MWE3: Kenny Burrell played on Live At The Apollo too.

B.B. : Oh yes, he was with the big band. Yes, of course. One of the best.

MWE3: Any memories of Eric’s Crossroads festival?

B.B. : Of course I remember. I’m 82, I’m not senile. A great person. I love to call him a friend, and not only that. In my opinion he’s number one as a rock and roll guitarist. Nobody plays better to me than he does. And I think he plays blues as well as most of us and better than a lot of us. And not only that. He’s a good man. A real gentleman. A great man.

MWE3: Looking back, 40 years ago, were you amazed by the number of great British blues players in the ‘60s?

B.B. : No, I wasn’t surprised. I was surprised that a lot of them were so young but I wasn’t surprised that there were a lot of good players ‘cause I’d been hearing about them. So, no I wasn’t surprised.

MWE3: I think players like Peter Green and Kim Simmonds and Eric sounded greatly influenced by your sound.

B.B. : I hear people saying that but I’ve never heard them say it.

MWE3: Maybe your didn’t get the right amount of respect back then.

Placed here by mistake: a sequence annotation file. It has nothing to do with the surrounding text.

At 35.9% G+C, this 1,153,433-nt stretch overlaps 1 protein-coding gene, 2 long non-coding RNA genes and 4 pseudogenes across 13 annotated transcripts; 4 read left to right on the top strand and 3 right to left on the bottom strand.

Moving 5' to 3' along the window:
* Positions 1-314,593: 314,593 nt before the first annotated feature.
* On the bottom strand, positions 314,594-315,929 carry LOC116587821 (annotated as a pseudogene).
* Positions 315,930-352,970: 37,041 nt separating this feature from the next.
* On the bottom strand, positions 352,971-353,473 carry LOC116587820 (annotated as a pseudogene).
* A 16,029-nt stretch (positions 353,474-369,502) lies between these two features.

B.B. : Well may I say something to you? B.B. King don’t get records played like Peter Green or Eric Clapton or any of the people do. You don’t hear blues on radio every day, about B.B. King. And not a lot of the young good guitarists, blues guitarists. You don’t hear them. They don’t play it. There’s only two stations, there’s two satellite stations that you can hear blues everyday. Those are the only two in the United States. I’ve travelled from city to city to city and you hear most everybody you mentioned but you don’t hear blues players, not even Stevie Ray Vaughn. Robert Cray. You don’t hear any blues players, hardly. I do hear a bit now and then of John Mayer. Not Mayall. Mayer. But he’s about the only one and he’s not considered by many, and I think even himself, to be a blues player. He’s a rock and roll player that plays blues. But most of the blues players. Jonny Laing, Kenny Wayne Shepherd, many of them! Cory Harris. Keb ‘Mo. A lot of ‘em, you just don’t hear them played on radio. I don’t know where you live. But if they play them where you live at, and you hear them daily if you want to, you’re different than most of us. So how can we ever be known? Advertisement...all that is one of the reasons people know about things. But if you’re not played, for whatever reason that might be, you can’t expect us to be known as well. And had it not been for a lot of those British musicians that mentioned they listened to myself, Howlin’ Wolf and many others, you wouldn’t hear as much about or we wouldn’t be known as well as we are! They’re the ones that helped us. So naturally, when you talked to me, you were telling about all the people you listened to, I can understand! (laughter) I only had one record to be played like others, unless I was with some of the superstars. When I made “The Thrill Is Gone” they played it like they did others, but other than that, these many years I’ve been out here, they don’t play my records. There was a time during the ‘50s, early ‘60s that we got quite a few plays but after that and before that, no. We monitor the music industry, maybe like you do. But look in the Billboard. I looked in the Billboard about a month ago and got shocked! (laughter) At one time we were considered rhythm and blues. Then after a while, I guess we lost the rhythm. We’re just blues players. And they’re kind of like...when you look at the Billboard, you’ll see one little spot that says blues. And everything else is just rap, rock and roll. Country still holds its own pretty good. But blues is sort of like the step child, they put him way in the back of the store. (laughter) So if you look at a Billboard you’ll see what I’m talking about. Let it be known. What’s the question?